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  • Courtesy Fred Reed and Coddington Parish
Person Details
15 Feb 1873
He was the second son and heir of James and Annie Thorpe. He was the husband of Elizabeth Cecilia Thorpe (later of 'Coombelands', Pullborough, Sussex) whom he married on 9th May 1904 at Salisbury Cathedral. For further details see 'Extra Information'.
He was educated at Eton and later Sandhurst.
15 Sep 1916
44
293342 - CWGC Website
Major
  • MC MC Military Cross
2nd Bn Scots Guards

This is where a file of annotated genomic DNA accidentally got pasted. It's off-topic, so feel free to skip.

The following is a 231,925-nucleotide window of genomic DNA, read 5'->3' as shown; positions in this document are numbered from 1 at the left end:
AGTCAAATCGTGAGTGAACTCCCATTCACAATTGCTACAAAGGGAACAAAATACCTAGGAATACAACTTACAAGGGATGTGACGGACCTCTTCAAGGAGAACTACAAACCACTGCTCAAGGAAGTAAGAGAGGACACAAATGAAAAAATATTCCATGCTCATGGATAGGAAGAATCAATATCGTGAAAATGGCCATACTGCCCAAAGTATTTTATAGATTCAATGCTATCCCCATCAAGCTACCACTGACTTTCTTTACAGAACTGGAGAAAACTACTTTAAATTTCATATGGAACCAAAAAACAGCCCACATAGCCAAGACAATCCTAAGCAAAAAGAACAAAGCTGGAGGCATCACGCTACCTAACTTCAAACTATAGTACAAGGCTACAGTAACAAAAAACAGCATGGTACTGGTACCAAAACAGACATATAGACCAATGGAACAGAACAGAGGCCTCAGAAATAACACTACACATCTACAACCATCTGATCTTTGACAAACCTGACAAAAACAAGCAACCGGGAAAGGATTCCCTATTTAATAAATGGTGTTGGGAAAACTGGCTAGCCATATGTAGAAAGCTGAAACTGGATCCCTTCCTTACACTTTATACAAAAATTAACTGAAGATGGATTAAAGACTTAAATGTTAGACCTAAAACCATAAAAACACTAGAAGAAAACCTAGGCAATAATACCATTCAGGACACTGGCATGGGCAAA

(WMA 27714) Inscription on family memorial: 'Greater love hath no man than this that a man lay down his life for his friends. To the Glory of God and in loving memory of my husband John Somerled Thorpe MC, Captain Scots Guards, of Coddington Hall in the county of Notts and Ardbrecknish Argyll. Joined Scots Guards 1893 served throughout South African War, rejoined his old regiment 1914, was twice wounded killed in the Somme battle while temporarily commanding 2nd Battn Scots Guards on September 16th 1916 aged 43. Mentioned in Despatches, was awarded Military Cross ‘for gallantry and coolness in collecting isolated groups of men at Loos & holding a defence position for three days and nights until relieved. His body lies in the Military Cemetery at Carnoy. RIP.' See also 'Extra Information' for further details of his military career. He is buried in Les Baraques Military Cemetery, Sangatte, Pas de Calais, France.